Background: Monthly intravenous immunoglobulin (IVIG) and weekly subcutaneous immunoglobulin (SCIG) have been regarded as therapeutically equivalent treatments for primary immunodeficiency diseases (PIDD). Immunoglobulin G (IgG) trough level is used as a monitoring measure for infection prevention. Objective: A systematic review and meta-analysis were performed to elucidate the relationship between IgG dosing, trough IgG levels with overall infection incidence in patients with PIDD receiving IVIG and SCIG therapy. Methods: Medline, EMBASE, Cochrane, Central, and Scopus were searched for studies published from Jan 2010–June 2018, fulfilling the inclusion criteria. DerSimonian and Laird random-effects method were used to pool the difference of IgG trough levels. Random-effect meta-regression was used to evaluate infection incidence per 100 mg/dl IgG trough increase though IVIG and SCIG. Results: Out of 24 observational studies included, 11 compared IgG trough levels among SCIG and IVIG (mean difference: 73.4 mg/dl, 95% CI: 31.67–119.19 mg/dl, I2 = 45%, p = 0.05), favoring weekly SCIG. For every 100 mg/dl increase in the trough, a linear trend of decreased incidence rates of infection was identified in SCIG patients (p = 0.03), but no similar trend was identified in trough levels vs. infection rates for patients receiving IVIG (p = 0.67). Conclusion: In our study, weekly SCIG attained a higher trough level in comparison to monthly IVIG. Higher SCIG troughs were associated with lower infection rates, while IVIG troughs demonstrated no relationship.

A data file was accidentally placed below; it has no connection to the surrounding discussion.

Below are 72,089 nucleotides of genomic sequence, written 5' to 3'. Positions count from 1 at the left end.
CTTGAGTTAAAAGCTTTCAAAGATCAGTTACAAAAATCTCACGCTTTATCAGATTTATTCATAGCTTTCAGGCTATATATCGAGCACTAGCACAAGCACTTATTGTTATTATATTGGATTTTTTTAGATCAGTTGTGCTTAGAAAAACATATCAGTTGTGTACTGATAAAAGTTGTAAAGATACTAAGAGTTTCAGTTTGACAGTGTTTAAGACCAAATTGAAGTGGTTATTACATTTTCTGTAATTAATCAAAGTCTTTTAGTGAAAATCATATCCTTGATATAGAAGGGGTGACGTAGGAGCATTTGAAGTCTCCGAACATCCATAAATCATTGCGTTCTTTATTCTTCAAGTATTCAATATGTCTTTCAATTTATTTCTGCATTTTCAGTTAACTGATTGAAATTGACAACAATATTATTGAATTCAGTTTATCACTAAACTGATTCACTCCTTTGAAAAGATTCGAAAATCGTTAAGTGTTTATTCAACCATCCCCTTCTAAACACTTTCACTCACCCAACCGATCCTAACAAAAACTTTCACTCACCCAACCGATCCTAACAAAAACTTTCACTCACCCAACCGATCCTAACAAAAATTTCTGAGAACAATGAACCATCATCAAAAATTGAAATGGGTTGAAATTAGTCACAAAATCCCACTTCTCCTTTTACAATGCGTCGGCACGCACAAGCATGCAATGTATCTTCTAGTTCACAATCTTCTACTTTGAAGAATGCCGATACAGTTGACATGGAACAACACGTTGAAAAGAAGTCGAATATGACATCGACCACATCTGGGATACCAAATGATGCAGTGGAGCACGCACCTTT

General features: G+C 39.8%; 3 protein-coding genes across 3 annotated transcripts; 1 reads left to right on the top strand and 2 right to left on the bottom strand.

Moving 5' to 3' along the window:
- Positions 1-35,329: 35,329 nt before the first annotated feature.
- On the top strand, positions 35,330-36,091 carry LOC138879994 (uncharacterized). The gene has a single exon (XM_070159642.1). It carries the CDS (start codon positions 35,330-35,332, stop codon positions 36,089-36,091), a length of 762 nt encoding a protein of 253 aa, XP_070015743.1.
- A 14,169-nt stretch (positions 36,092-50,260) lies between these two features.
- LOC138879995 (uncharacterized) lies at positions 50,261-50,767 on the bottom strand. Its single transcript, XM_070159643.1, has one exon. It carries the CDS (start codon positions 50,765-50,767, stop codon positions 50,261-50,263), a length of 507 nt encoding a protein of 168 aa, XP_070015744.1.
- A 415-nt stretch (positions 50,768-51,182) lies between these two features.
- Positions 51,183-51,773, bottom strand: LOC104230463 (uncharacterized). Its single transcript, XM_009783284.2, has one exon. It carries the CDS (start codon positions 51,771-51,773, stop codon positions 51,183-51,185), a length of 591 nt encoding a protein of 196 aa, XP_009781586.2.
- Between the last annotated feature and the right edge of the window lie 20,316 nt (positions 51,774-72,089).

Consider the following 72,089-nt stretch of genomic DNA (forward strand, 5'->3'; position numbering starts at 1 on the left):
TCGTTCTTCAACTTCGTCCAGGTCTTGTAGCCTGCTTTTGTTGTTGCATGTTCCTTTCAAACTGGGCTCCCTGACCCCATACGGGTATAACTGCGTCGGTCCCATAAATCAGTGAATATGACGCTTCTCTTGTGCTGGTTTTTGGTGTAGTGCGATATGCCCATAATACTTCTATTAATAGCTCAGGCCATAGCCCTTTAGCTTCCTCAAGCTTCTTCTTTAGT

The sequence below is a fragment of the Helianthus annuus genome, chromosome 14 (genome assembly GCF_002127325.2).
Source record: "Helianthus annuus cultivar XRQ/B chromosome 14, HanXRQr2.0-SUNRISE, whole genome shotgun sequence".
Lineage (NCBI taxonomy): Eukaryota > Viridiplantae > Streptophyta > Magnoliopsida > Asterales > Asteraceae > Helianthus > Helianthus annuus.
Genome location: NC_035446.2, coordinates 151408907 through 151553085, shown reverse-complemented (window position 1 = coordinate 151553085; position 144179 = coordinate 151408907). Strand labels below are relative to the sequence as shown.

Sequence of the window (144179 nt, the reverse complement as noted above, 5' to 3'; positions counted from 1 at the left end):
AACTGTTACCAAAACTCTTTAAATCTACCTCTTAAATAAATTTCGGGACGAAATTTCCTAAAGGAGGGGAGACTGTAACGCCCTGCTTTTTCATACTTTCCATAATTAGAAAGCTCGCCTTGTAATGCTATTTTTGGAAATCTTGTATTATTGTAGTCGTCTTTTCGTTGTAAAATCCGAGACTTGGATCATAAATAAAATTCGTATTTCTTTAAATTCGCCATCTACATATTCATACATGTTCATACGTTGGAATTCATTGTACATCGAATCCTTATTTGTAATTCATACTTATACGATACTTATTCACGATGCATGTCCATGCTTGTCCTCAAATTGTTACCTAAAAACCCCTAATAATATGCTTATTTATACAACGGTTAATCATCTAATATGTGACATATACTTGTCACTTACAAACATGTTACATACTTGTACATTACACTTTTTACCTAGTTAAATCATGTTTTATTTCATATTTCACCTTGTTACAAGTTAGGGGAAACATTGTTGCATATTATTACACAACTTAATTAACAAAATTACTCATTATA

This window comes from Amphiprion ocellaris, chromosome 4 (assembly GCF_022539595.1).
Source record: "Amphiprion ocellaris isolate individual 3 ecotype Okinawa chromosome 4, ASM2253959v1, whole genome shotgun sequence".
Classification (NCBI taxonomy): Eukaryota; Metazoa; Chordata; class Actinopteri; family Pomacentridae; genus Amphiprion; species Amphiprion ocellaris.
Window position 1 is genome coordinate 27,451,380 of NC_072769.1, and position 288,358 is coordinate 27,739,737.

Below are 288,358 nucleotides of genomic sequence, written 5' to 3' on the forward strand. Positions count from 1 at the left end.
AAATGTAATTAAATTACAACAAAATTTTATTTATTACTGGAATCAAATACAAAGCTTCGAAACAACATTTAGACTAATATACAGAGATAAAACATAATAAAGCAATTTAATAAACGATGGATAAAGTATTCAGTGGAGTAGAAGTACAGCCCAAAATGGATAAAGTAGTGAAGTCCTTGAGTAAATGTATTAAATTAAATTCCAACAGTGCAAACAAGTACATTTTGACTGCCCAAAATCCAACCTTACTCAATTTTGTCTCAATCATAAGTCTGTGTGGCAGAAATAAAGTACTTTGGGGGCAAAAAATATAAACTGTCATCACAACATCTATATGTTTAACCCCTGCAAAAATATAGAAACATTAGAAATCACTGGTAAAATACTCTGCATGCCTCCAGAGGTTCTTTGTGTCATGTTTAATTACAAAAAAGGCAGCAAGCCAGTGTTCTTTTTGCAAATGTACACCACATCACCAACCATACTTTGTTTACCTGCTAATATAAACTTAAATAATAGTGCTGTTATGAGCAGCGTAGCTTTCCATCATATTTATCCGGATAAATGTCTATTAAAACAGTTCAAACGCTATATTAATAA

- IgG trough
- Primary immunodeficiency disease
ASJC Scopus subject areas
- Immunology and Allergy
- Pulmonary and Respiratory Medicine